I just want to be the mom who he wants nearby, who he confides in. I want to be the cool mom who he wants around his friends. I hope I do well enough to be the one he calls when he needs advice.
Every day I question if I’m doing it right, because you never really know. I just try to lead with love, but I also know I’m imperfect, and my parenting will be, too.
My Purpose is Clear
There’s only one thing that matters in my life now, and that’s my family. Work keeps me motivated and driven, but when I pause and really consider what the aim and direction is, it’s whatever this little boy needs.
I didn’t have this sense of purpose before. I thought I did, but it was never as strong as it is now. He’s all that matters, and honestly that’s scary.
Beautiful, but fucking SCARY.
I don’t think anything in life has been this tough and high-stakes yet, but I am so Earth-shakingly grateful for this little being in my life. I have no question that it was meant to be. If I could have picked any baby off the shelf to be mine, it would be him.
I’ve come to realize that the tough parts of his first year weren’t happening to me, but for me. Sometimes you have to hit rock bottom to evaluate what’s working and what isn’t. Motherhood brought up demons again I thought I’d worked through, reminding me that we’re always growing, and that I can’t drop the things that make me feel centered.
Therapy, meditation, spiritual retreats, practicing gratitude, time for myself, and asking for the help I need are all necessary in my life. I devoted so much time to all of these things pre-pandemic, and let them all fall by the wayside. As a mom, they’re even more important now.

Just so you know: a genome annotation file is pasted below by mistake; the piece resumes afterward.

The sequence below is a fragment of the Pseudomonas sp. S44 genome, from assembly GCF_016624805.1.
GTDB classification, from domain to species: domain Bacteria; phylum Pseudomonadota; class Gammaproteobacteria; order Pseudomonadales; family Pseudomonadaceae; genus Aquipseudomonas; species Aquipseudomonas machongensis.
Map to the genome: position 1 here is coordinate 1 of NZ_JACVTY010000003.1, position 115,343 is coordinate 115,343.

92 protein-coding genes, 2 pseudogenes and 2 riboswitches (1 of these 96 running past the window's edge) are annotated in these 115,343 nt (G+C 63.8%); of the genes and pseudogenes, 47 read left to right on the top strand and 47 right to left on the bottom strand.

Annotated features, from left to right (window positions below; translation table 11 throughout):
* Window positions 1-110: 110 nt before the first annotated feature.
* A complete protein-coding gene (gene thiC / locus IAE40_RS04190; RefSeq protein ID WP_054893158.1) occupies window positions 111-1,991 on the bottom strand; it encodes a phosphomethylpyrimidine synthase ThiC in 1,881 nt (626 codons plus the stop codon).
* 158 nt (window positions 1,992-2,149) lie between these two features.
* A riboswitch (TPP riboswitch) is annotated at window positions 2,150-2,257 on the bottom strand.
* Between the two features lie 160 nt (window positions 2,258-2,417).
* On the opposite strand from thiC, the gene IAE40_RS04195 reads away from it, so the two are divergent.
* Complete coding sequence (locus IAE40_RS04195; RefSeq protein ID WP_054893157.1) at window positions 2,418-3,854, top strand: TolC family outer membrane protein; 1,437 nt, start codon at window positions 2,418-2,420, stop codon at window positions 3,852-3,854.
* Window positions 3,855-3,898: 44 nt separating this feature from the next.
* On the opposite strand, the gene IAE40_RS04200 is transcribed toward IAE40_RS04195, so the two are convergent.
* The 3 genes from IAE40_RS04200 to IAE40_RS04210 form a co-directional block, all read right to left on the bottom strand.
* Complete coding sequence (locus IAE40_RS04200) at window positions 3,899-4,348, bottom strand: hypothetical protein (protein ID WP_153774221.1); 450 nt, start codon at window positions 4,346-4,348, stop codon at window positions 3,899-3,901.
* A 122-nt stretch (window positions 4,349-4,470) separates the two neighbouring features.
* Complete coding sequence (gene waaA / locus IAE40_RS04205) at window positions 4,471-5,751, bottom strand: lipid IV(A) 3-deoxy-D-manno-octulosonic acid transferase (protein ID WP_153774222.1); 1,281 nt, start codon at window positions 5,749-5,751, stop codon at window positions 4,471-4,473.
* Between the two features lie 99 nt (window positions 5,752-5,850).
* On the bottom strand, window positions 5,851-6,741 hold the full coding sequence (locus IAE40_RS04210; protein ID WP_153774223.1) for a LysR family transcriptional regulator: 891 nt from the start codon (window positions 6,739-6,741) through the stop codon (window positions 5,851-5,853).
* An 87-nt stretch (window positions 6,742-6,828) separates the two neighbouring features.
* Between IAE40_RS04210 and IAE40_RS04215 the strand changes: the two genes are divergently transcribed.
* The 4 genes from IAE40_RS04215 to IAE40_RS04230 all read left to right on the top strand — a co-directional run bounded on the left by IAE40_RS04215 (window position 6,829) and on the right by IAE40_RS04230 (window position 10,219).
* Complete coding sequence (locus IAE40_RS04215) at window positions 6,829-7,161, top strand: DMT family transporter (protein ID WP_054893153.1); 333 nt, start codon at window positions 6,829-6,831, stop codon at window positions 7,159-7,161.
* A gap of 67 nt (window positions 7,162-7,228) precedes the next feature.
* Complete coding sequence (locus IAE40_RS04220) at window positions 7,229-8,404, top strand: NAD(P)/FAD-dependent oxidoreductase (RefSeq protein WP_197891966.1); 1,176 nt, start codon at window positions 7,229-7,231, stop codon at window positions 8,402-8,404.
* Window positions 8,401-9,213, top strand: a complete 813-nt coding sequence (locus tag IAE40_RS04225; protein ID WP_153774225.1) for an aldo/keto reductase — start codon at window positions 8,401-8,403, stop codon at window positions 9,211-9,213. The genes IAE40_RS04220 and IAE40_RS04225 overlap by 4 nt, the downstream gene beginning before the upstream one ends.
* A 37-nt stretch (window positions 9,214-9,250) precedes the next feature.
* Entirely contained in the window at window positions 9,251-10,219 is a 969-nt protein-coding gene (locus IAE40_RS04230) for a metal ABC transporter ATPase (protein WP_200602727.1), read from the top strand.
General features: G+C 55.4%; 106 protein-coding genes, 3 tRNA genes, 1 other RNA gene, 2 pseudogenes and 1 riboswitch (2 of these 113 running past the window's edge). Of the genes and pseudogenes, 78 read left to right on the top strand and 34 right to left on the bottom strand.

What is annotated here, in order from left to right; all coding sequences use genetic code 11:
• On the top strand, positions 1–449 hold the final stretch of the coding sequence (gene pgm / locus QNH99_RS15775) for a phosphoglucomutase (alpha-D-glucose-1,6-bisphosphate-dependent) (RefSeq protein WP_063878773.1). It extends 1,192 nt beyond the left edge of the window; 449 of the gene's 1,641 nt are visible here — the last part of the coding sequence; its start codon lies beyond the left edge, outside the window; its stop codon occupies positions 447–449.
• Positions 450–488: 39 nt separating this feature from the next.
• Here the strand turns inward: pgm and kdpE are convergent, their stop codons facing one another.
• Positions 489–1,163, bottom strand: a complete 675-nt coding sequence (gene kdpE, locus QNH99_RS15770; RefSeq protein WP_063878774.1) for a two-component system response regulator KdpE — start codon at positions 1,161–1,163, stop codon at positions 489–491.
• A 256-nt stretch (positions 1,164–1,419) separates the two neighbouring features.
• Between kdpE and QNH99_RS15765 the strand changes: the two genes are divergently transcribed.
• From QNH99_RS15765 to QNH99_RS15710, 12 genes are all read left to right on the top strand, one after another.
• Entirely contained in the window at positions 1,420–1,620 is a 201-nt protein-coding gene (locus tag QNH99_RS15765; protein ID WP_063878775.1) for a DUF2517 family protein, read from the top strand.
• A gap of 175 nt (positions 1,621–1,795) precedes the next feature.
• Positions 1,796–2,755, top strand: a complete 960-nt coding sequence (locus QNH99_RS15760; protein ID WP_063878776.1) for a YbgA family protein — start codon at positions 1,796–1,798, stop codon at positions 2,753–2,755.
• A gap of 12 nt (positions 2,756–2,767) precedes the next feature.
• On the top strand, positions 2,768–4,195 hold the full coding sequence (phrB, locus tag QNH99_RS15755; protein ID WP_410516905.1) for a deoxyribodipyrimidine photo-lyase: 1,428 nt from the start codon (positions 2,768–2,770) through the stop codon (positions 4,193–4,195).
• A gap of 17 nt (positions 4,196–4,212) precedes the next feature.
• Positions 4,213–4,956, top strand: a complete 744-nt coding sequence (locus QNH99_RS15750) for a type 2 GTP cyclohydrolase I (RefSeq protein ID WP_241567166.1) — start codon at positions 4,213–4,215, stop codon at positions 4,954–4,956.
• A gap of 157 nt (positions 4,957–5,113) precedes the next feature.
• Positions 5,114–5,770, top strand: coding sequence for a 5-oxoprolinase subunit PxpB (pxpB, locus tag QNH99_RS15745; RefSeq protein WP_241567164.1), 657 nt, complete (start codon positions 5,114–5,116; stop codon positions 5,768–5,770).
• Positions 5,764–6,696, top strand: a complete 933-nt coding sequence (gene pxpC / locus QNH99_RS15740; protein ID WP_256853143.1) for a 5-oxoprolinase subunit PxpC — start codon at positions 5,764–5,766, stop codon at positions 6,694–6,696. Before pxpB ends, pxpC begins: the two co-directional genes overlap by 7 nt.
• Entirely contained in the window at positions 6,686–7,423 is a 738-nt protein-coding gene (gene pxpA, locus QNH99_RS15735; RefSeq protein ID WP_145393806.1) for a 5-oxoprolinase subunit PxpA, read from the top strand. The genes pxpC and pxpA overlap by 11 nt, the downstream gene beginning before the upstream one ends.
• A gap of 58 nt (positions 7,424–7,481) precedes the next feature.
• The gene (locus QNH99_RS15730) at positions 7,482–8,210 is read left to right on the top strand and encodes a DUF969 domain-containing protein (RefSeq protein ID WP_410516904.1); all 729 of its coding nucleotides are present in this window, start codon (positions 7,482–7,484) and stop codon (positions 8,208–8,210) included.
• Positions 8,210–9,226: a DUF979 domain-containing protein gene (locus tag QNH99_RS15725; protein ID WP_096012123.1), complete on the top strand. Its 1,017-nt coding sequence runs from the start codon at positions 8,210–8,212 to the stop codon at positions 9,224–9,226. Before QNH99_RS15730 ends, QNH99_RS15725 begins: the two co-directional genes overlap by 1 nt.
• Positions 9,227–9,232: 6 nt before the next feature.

Keeping that critical hope and positivity instead of doom scrolling is also so much more important now.
I’m being challenged to emerge from this stronger so that I can be an example to him of overcoming hard things, healing oneself, and finding the playfulness in life.
I’ve always believed everything happens for a reason, and a perfect, beautiful first baby year wasn’t in the cards. Instead of being mad or sad, all I can do is see it as an opportunity. All through my life so far, the toughest things I’ve experienced have been what led me most to grow, and I’m learning that they don’t stop coming up. But we become better at surfing those waves if we do the tough work of self reflection and radical self-honesty.
Looking back, I can see that darkness that crept up and finally tell it I’m done. I’m choosing happiness and moving on. For anyone who struggles with postpartum, I see you. It’s not easy, and it will pass.
Now I’m looking forward to each day we get to spend together, explore, and grow. I don’t get as much time to myself or to spend on the things I used to do with ease, which I honestly resented sometimes before, but I’m now reminding myself that this time is short. It’s tough, but it’s to be cherished.
I’m looking forward to play groups, seeing him walk for the first time, seeing him continue to get excited about things like fans and dogs and his favorite foods. I also know there will be fussy days and throwing food on the floor. I’m here for it all.
Over this first year, F has been sick a few times, grown to about double a normal baby his age in size, been to SIX new countries, said his first word (“that”), and developed a cheeky sense of humor. I’ve spent more time with him than anyone else on Earth so far, and I’m grateful.
He’s so in the moment and brutally honest. It’s inspiring, and as we come to a close on his first year of life, I’m holding space for the many to come with openness and curiosity.